Nabokov’s interest in the study of butterflies goes back to the age of seven. Then, when he came to the United States and became a lepidopterologist, he was reaching a level of detail in his work that he hadn’t reached before. Before, he was attempting to classify butterflies based on their personal appearance; after, he was looking at the inner machinery of evolution. The work on the inner mechanics of butterfly evolution caused his works to develop a much more complex inner mechanism. If we look at the three novels—Pnin, Lolita, and Pale Fire—after he was doing his dissections, we see that he’s created a nest of inner structures that are much more intricate than in his previous novels, and hidden in the same way that a butterfly’s genitalia are hidden. Butterfly genitalia are the primary means of classifying distinct species, which is why Nabokov spent so much time examining them. So I think he was in some ways trying to mimic nature, and the fine mechanical perfection he found in butterflies, by crafting that very detailed precision into his works.
What’s a great example of scientific precision in his work?
James Ramey, an associate professor of humanities at Universidad Autóa Metropolitana-Cuajimalpa, in Mexico City, wrote an article that found a pattern, a very intricate hidden detailed pattern, that included very specialized counting—clues, hints that you were supposed to count numbers, forwards and backwards, in the text of Pale Fire. It included concealed, strategically hidden typos—a trail of magical breadcrumbs that lead to a fascinating secret solution to one problem in the novel. Not the entire novel itself, a fascinating element in the novel; if nothing else but to give the joy of the search, the ecstasy of discovery, which Ramey teased out in a compelling way. The article demonstrates the mechanical intensity, but also the beauty, of what Nabokov was doing.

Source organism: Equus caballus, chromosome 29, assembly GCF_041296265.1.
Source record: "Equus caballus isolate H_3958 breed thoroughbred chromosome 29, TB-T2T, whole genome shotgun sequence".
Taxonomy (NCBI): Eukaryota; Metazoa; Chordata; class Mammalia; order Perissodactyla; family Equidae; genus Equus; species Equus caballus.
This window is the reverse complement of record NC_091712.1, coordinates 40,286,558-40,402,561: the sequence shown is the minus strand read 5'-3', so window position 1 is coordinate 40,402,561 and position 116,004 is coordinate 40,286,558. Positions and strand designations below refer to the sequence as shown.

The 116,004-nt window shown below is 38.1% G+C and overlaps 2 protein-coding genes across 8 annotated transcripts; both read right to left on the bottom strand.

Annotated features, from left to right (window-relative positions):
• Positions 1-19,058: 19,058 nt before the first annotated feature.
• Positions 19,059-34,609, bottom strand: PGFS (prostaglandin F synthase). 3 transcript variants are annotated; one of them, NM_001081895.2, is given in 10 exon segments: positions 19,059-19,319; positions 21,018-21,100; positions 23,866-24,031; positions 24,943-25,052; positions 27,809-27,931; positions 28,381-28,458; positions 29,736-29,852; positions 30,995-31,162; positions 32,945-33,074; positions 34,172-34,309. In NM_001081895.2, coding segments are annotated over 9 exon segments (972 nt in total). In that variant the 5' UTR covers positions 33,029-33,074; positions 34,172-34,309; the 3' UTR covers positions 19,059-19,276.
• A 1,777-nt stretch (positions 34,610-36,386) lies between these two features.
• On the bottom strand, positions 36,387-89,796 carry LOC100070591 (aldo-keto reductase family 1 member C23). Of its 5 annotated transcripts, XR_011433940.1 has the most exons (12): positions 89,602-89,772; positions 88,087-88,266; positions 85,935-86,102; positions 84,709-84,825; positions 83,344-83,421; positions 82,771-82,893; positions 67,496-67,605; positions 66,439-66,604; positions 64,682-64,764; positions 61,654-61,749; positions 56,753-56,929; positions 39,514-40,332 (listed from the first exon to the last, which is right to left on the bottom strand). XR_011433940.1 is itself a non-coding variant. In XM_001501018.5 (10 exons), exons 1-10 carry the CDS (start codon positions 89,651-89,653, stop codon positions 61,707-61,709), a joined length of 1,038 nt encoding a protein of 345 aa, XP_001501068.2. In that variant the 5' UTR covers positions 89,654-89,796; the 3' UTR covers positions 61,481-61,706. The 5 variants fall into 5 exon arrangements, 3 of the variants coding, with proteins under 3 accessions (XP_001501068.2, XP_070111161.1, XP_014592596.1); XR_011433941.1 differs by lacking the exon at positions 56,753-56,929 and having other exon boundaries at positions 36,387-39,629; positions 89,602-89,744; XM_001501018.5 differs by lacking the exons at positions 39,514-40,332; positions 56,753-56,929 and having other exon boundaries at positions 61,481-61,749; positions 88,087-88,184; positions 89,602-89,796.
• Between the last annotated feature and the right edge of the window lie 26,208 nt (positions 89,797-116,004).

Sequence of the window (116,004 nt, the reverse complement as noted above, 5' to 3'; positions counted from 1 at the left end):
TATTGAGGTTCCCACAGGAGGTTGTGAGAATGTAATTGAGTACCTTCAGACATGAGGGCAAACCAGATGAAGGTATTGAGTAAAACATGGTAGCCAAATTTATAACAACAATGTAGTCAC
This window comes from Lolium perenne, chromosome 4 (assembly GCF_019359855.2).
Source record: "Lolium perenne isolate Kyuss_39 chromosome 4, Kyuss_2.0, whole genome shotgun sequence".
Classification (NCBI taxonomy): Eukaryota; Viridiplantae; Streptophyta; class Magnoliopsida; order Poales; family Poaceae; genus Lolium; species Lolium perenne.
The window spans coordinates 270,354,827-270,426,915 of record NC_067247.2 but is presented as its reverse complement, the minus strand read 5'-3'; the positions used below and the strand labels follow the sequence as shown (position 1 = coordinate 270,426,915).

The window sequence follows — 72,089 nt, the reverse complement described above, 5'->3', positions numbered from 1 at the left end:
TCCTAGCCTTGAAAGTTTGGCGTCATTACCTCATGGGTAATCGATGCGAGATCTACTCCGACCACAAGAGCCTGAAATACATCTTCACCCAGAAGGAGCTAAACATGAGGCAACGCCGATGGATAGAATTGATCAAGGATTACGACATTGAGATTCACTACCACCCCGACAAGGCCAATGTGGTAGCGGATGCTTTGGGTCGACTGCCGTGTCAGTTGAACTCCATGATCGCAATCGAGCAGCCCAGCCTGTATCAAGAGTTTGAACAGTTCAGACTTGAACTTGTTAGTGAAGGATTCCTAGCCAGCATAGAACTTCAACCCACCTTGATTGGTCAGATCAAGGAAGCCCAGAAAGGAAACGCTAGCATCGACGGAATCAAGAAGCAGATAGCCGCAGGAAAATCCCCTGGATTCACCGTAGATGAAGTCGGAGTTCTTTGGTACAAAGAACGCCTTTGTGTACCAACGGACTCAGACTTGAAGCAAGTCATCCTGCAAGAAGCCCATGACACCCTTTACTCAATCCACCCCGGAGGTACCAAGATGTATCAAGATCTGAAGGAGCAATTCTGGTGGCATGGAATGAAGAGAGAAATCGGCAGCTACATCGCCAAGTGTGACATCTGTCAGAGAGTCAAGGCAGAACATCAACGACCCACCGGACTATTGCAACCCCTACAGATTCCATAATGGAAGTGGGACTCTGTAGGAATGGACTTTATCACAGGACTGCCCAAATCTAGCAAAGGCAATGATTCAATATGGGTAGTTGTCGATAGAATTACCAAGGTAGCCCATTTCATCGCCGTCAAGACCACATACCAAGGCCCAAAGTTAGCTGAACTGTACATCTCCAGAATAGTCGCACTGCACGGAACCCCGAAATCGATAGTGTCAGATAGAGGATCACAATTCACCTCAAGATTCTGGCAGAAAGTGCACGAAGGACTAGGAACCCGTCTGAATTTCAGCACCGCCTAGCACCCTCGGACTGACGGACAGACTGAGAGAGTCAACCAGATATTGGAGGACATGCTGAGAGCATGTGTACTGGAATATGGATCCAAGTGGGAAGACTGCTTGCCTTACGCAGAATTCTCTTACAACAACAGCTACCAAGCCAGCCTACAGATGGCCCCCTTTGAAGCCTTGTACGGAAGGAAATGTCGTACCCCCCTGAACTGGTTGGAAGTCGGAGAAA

What are some other hidden butterfly connections in Nabokov’s novels?
In Pnin, Nabokov features some of the butterfly species he did work on. They play a minor role, but I bet one could draw important parallels between the ecology of these butterflies and the story of the main character of the novel. The species is called the Karner blue, and it’s got a very limited habitat—the butterfly is endangered. In his scientific works, he called it a subspecies, and was unwilling and reluctant to declare it could be named a species in public. But privately he did think it was a species, and he thought it was an interesting creature, and a fragile creature. The main character, Timothy Pnin, he also thinks of in the same way. He has a kind of specialness, an ecological fragility to himself. The point is subtle, but powerful.
What initially inspired you to bring Nabokov’s illustrations to the public?
I did my dissertation on Nabokov’s The Gift, and while I was researching, I noticed some things in the novel that seemed to have a scientific connection. Suddenly I saw the possibility of creating a project about Nabokov where I had expertise, and his interest in science, which I could see in many parts of his book. I spent a few years giving myself a master’s degree worth of reading and study in the history of science, in my own quirky way, to get the context of what Nabokov was learning in his time period—Freudian analysis, psychological theories, and quantum physics were being discussed all over in the 1930s. The more I looked, the more I found. I went through his letters, his drawings—there are over 1,000 of them—looking for anything scientific. I was really overwhelmed. It’s amazing to have all of these drawings that have all this weird beauty to them. I thought, “These needed to see the light of day.”
Susie Neilson is an editorial fellow at Nautilus. Follow her on Twitter @schmeilson.